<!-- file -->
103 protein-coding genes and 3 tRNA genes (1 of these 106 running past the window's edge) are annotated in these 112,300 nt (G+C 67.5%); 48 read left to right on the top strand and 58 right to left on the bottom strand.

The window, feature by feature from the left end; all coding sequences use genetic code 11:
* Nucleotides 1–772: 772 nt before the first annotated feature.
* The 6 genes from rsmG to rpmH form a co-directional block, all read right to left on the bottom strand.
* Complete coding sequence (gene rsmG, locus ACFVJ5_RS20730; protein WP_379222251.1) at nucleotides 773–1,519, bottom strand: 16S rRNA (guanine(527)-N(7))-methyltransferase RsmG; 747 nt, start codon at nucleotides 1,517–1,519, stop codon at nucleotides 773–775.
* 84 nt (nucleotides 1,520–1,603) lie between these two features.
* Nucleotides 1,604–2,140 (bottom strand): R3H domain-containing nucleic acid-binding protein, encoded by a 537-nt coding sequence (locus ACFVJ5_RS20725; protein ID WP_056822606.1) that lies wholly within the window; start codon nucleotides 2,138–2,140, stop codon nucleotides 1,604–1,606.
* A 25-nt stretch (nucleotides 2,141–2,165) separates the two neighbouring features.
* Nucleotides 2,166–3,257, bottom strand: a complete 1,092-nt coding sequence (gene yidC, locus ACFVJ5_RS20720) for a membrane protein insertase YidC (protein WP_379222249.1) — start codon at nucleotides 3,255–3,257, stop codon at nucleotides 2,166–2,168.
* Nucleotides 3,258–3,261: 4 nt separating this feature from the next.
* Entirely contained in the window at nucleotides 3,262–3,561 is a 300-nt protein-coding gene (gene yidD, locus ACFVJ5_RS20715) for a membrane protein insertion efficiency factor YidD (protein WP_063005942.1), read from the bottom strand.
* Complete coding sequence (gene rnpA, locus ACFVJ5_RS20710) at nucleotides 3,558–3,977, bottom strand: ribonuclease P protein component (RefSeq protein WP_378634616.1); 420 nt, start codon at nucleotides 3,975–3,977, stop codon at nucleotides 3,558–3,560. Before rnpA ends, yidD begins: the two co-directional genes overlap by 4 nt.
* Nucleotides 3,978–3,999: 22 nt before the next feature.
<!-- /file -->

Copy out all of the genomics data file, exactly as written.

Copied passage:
103 protein-coding genes and 3 tRNA genes (1 of these 106 running past the window's edge) are annotated in these 112,300 nt (G+C 67.5%); 48 read left to right on the top strand and 58 right to left on the bottom strand.

The window, feature by feature from the left end; all coding sequences use genetic code 11:
* Nucleotides 1–772: 772 nt before the first annotated feature.
* The 6 genes from rsmG to rpmH form a co-directional block, all read right to left on the bottom strand.
* Complete coding sequence (gene rsmG, locus ACFVJ5_RS20730; protein WP_379222251.1) at nucleotides 773–1,519, bottom strand: 16S rRNA (guanine(527)-N(7))-methyltransferase RsmG; 747 nt, start codon at nucleotides 1,517–1,519, stop codon at nucleotides 773–775.
* 84 nt (nucleotides 1,520–1,603) lie between these two features.
* Nucleotides 1,604–2,140 (bottom strand): R3H domain-containing nucleic acid-binding protein, encoded by a 537-nt coding sequence (locus ACFVJ5_RS20725; protein ID WP_056822606.1) that lies wholly within the window; start codon nucleotides 2,138–2,140, stop codon nucleotides 1,604–1,606.
* A 25-nt stretch (nucleotides 2,141–2,165) separates the two neighbouring features.
* Nucleotides 2,166–3,257, bottom strand: a complete 1,092-nt coding sequence (gene yidC, locus ACFVJ5_RS20720) for a membrane protein insertase YidC (protein WP_379222249.1) — start codon at nucleotides 3,255–3,257, stop codon at nucleotides 2,166–2,168.
* Nucleotides 3,258–3,261: 4 nt separating this feature from the next.
* Entirely contained in the window at nucleotides 3,262–3,561 is a 300-nt protein-coding gene (gene yidD, locus ACFVJ5_RS20715) for a membrane protein insertion efficiency factor YidD (protein WP_063005942.1), read from the bottom strand.
* Complete coding sequence (gene rnpA, locus ACFVJ5_RS20710) at nucleotides 3,558–3,977, bottom strand: ribonuclease P protein component (RefSeq protein WP_378634616.1); 420 nt, start codon at nucleotides 3,975–3,977, stop codon at nucleotides 3,558–3,560. Before rnpA ends, yidD begins: the two co-directional genes overlap by 4 nt.
* Nucleotides 3,978–3,999: 22 nt before the next feature.